Government evaluating Chemring's detection devices

The U.S. government is currently evaluating chemical detection devices developed by Chemring Detection Systems.

Chemring, a North Carolina-based subsidiary of Britain's Chemring Group PLC, recently announced that it has signed two contracts worth an estimated $500,000 with the U.S. Joint Project Manager for Nuclear Biological and Chemical Avoidance, according to UPI.

The first contract was awarded for the testing and evaluation of a handheld device, the THOR-1064, that was designed to detect the presence of compounds, in either solid or liquid form, identify them and automatically sound an alarm.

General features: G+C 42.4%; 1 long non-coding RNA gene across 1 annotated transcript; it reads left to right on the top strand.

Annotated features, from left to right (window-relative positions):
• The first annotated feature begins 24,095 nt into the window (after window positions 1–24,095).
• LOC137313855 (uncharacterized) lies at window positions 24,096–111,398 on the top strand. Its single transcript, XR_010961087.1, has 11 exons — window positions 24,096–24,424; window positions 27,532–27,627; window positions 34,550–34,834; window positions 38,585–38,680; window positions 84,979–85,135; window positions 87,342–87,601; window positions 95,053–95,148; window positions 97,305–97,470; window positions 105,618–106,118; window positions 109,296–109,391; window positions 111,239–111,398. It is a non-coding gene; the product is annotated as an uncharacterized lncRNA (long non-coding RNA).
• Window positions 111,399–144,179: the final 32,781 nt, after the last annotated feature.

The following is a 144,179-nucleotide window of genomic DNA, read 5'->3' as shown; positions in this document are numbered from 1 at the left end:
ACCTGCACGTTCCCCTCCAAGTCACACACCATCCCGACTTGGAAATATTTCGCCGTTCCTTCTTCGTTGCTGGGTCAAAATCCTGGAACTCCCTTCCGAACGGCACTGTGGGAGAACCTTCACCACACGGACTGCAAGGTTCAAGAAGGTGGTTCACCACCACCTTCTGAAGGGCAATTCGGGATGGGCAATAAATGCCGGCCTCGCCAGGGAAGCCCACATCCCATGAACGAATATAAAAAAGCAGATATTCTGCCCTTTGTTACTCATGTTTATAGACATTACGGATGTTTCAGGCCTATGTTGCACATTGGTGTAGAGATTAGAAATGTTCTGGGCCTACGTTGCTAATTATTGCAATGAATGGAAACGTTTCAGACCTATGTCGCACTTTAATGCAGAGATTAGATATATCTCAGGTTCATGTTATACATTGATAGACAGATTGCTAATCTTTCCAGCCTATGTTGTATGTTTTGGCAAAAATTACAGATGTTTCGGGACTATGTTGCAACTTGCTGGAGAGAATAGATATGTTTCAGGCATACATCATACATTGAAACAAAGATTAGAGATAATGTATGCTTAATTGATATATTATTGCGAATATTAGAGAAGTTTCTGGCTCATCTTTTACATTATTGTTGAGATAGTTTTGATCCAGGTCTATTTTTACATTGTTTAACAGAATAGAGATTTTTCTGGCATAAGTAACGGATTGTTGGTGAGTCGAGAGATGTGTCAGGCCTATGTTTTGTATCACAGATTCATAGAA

The second award was granted in support of the testing and evaluation of the Differential Mobility Spectrometer Vapor Detection System. The system is a developmental prototype that is considered a step up from Ion Mobility Spectrometry-based devices in terms of sensitivity and selectivity.

"These important contracts help us to evaluate the capability of our new detection products," CDS President Bill Gural said, UPI reports.

Development work on the devices is expected to be performed at Chemring's factory in Charlotte, North Carolina. Testing will be conducted at Aberdeen proving ground in Columbus, Ohio.

The Joint Project Manager for Nuclear and Chemical Avoidance has awarded the contracts as part of the Multi-Mission Multi-Threat Detection project.